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Department of Archaeology



I am a third year PhD student in Archaeology, specialising in the regions of ancient Egypt and Sudan, funded by the Open-Oxford-Cambridge AHRC DTP – Trinity Hall Match. My research focuses on contextualising social and political relations within the Nubian landscape between Egyptians and Indigenous groups during the Egyptian Old Kingdom (c.2686-2181 B.C.E.). I am especially interested in the Old Kingdom Town of Buhen and surrounding Indigenous sites, and their respective ceramic repertoires. I studied both my BA in Archaeology (Egyptology) and MPhil in Archaeological Research at Cambridge University, where I focused on Nubian-Egyptian relations within Egypt during the First Intermediate Period.

I also have a keen interest in Indigenous archaeology, as a mixed and Maaya Wíinik woman. I am in the process of putting together and editing a volume (39.2) for the Archaeological Review from Cambridge titled "Indigenous Archaeologies". Through this work I am thinking about how the things we learn from Indigenous Archaeology could be applied to the ancient world.


I am interested in applying post-colonial theories to my research, and aim to further explore concepts of Indigeneity in early Nubia. I am also exploring modern ethnographic research relating to desert nomadism, to understand the types of networks existing within this landscape. I am drawn to social and domestic aspects of ancient life 'from below', especially of those marginalised in earlier archaeologial research, and how they intersected with larger scale administrative and political networks. Other interests relate to concepts of identity and ethnicity in Upper Egypt and of "foreigners" within Egypt, and how these identities manifest in the archaeological record. In previous work I have examined connections and migrations between ancient Egypt and Nubia through various mortuary material.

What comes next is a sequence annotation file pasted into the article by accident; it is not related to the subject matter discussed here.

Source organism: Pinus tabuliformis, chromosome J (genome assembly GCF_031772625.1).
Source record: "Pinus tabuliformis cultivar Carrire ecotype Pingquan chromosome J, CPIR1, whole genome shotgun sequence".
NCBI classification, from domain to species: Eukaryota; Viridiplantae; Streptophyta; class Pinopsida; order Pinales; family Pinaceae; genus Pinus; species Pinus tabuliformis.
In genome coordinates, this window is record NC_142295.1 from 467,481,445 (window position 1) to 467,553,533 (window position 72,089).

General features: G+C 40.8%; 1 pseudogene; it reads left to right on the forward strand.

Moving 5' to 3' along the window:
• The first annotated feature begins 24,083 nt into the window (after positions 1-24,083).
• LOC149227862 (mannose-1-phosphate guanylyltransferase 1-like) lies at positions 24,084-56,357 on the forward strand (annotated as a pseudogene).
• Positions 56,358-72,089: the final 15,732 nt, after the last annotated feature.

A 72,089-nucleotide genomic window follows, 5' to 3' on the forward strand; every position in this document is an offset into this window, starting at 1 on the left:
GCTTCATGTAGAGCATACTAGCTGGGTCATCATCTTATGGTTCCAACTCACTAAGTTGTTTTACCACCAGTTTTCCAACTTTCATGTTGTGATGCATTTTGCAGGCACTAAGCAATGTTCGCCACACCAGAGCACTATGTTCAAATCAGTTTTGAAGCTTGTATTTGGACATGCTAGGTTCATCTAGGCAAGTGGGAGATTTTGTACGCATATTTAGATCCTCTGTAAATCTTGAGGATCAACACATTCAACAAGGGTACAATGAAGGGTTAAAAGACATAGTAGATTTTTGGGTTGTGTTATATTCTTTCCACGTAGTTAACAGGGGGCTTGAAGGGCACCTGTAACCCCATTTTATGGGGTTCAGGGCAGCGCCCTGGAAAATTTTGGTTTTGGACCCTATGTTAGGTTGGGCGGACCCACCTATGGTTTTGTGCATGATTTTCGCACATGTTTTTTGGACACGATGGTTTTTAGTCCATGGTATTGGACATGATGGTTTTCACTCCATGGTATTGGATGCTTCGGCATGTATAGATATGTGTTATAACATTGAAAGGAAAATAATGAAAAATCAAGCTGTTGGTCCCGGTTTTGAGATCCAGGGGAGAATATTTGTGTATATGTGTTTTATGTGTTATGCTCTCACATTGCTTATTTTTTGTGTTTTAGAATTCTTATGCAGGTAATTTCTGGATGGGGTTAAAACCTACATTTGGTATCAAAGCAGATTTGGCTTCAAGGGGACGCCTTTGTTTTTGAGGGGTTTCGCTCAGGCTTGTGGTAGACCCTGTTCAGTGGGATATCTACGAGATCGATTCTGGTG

Teaching and Supervisions

Research supervision: 

A3 – Introduction to the Cultures of Egypt and Mesopotamia – Supervisor

Principle Supervisor: Dr Kate Spence

Other Professional Activities

I have previously volunteered at the “Circulating Artefacts” project at the British Museum, identifying looted objects from ancient Egypt, and I have been involved in various excavations in the UK and Italy. I am also a co-convener of the Indigenous Studies Discussion Group at Cambridge (CRAASH funded).

Job Titles

PhD Student in Archaeology

General Info

Not available for consultancy
Research Expertise / Fields of study: 
Material Culture
Archaeological Theory
Egyptology and Egyptian Language

Contact Details


Person keywords: 
Nubia, Sudan, Post-colonial Theory, Indigeneity, Egypt, Old Kingdom, Identity, Colonialism, Ceramics, Trade Networks
Environment, Landscapes and Settlement
Material Culture
Geographical areas: 
Egypt and Sudan
Periods of interest: